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An ERP study of nonword rhyming in 3- to 8-year old monolinguals and 6- to 8-year old bilinguals investigating the effects of age and proficiency
University of Oregon, USA. (Department of Special Education and Clinical Sciences,)
University of Oregon, USA. (Brain Development Lab)
2009 (English)In: The 2nd Conference of the Swedish Association for Language and Cognition: 2009, June 10–12, Stockholm University, Sweden, 2009Conference paper, Poster (with or without abstract) (Refereed)
Abstract [en]

The importance of phonological awareness (PA) for later acquired skills including reading and writing have repeatedly been reported (e.g. Lundberg, Olofsson, & Wall, 1980) such that preliterate skills in PA predicts reading and writing up to at least 11 years after (MacDonald & Cornwall, 1995). In the current study behavioural measures of PA along with Event Related Potentials (ERPs) were recorded. ERPs record the electrical activity of the brain online sampling millisecond by millisecond such that differences in processing between groups that may not be evident in behavioural measures are possible to discern. Previous ERP studies of auditory rhyming showed the classical phonological rhyming effect (RE; N450) to be evident in children as young as 6 years of age (Coch, Grossi, Skendzel, & Neville, 2005). ERPs to spoken nonword targets (introduced to eliminate effects of semantic skills) preceded by nonrhyming nonwords showed increased negativity (400-600ms post-stimulus-onset) in comparison to rhyming targets, and this effect was largest at posterior medial sites bilaterally. Thus the previous research suggests that the neurocognitive networks involved in processing auditory rhyme information are comparable to adults by the age of 6. The current study (1) extends this finding to younger children aged 3, 4 and 5 years and (2) to bilingual, late learners of English aged 6-8.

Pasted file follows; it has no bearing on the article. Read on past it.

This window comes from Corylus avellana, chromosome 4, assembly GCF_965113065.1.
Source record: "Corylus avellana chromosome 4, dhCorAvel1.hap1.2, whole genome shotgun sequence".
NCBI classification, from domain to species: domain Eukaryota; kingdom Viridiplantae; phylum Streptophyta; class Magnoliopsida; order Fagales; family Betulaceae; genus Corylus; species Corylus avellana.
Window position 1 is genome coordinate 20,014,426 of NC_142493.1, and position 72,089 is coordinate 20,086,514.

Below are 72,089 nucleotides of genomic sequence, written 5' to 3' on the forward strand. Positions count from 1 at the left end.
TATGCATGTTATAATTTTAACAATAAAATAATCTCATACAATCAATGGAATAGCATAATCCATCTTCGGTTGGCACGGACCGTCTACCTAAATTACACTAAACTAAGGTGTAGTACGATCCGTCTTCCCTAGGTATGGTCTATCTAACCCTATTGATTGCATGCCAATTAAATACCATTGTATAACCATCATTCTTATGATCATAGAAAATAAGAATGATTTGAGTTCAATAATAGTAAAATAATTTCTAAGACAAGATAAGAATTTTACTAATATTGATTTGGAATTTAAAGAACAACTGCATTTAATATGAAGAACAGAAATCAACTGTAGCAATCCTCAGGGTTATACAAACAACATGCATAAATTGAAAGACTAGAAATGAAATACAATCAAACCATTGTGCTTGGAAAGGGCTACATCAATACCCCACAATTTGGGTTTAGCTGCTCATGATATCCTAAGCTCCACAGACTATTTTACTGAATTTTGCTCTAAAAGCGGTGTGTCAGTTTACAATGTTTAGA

Behaviourally, the proportion of monolingual children with proficiency in rhyming (production and recognition skills) increased as a function of age. When comparing the RE across age groups, no differences were found in amplitude. However, the timing of the onset of the RE decreased linearly with age, indicating faster processing of the auditory stimuli in older children. An examination of 4-year-old children with different levels of rhyming proficiency revealed similar differences in the RE. Specifically, the onset of the RE was earlier in children with higher rhyming skills as compared to children of similar age with lower rhyming skills. A late rhyming effect (600-800 ms), i.e. an increased negativity to nonrhyming targets with a different distribution than the previously reported RE, was found in high but not low proficient 4-year olds. We hypothesized that this effect was related to verbal short-term memory indicating task difficulty being higher for younger (4-year olds) than older (6-8 year olds) monolingual children. This same effect was found in native Spanish speaking bilingual children aged 6-8 with roughly 2.5 years of experience of English. The significance of these effects will be discussed in the frameworks of language proficiency and age.

Place, publisher, year, edition, pages
2009.
Keyword [en]
ERP, rhyme, children
National Category
Languages and Literature
Research subject
Humanities
Identifiers
URN: urn:nbn:se:lnu:diva-70856OAI: oai:DiVA.org:lnu-70856DiVA, id: diva2:1188747
Conference
The 2nd Conference of the Swedish Association for Language and Cognition : 2009, June 10–12, Stockholm University, Sweden
Available from: 2018-03-08 Created: 2018-03-08 Last updated: 2018-03-15

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Andersson, Annika

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CiteExportLink to record
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Citation style
  • apa
  • harvard1
  • ieee
  • modern-language-association-8th-edition
  • vancouver
  • Other style
More styles
Language
  • de-DE
  • en-GB
  • en-US
  • fi-FI
  • nn-NO
  • nn-NB
  • sv-SE
  • Other locale
More languages
Output format
  • html
  • text
  • asciidoc
  • rtf